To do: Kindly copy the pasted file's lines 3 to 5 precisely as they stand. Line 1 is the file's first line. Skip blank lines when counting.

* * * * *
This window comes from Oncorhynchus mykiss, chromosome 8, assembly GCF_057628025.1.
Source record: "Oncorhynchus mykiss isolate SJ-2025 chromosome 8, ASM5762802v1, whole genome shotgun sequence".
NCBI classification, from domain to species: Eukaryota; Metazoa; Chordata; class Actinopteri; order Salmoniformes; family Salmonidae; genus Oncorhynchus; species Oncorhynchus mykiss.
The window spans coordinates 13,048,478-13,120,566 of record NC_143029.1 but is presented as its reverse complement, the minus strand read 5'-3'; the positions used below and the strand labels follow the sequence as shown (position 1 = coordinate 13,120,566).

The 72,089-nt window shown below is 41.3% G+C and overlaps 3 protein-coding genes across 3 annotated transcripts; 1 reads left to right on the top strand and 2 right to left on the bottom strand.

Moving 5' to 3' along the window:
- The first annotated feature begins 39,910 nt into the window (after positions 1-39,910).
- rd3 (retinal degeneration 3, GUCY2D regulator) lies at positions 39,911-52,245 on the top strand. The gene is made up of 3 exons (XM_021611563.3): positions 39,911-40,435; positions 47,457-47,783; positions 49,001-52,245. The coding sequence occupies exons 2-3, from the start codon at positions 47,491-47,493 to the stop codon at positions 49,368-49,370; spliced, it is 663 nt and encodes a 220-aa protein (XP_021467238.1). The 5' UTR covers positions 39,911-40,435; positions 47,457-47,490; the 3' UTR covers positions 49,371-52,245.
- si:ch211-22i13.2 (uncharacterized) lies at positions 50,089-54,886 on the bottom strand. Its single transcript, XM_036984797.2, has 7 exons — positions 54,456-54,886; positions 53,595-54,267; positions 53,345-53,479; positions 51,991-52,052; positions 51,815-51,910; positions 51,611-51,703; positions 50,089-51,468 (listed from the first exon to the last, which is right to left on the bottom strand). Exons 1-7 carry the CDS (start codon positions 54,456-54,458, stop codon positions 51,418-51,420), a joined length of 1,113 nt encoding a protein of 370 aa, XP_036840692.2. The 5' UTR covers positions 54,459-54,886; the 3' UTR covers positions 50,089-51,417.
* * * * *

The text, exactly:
NCBI classification, from domain to species: Eukaryota; Metazoa; Chordata; class Actinopteri; order Salmoniformes; family Salmonidae; genus Oncorhynchus; species Oncorhynchus mykiss.
The window spans coordinates 13,048,478-13,120,566 of record NC_143029.1 but is presented as its reverse complement, the minus strand read 5'-3'; the positions used below and the strand labels follow the sequence as shown (position 1 = coordinate 13,120,566).

The 72,089-nt window shown below is 41.3% G+C and overlaps 3 protein-coding genes across 3 annotated transcripts; 1 reads left to right on the top strand and 2 right to left on the bottom strand.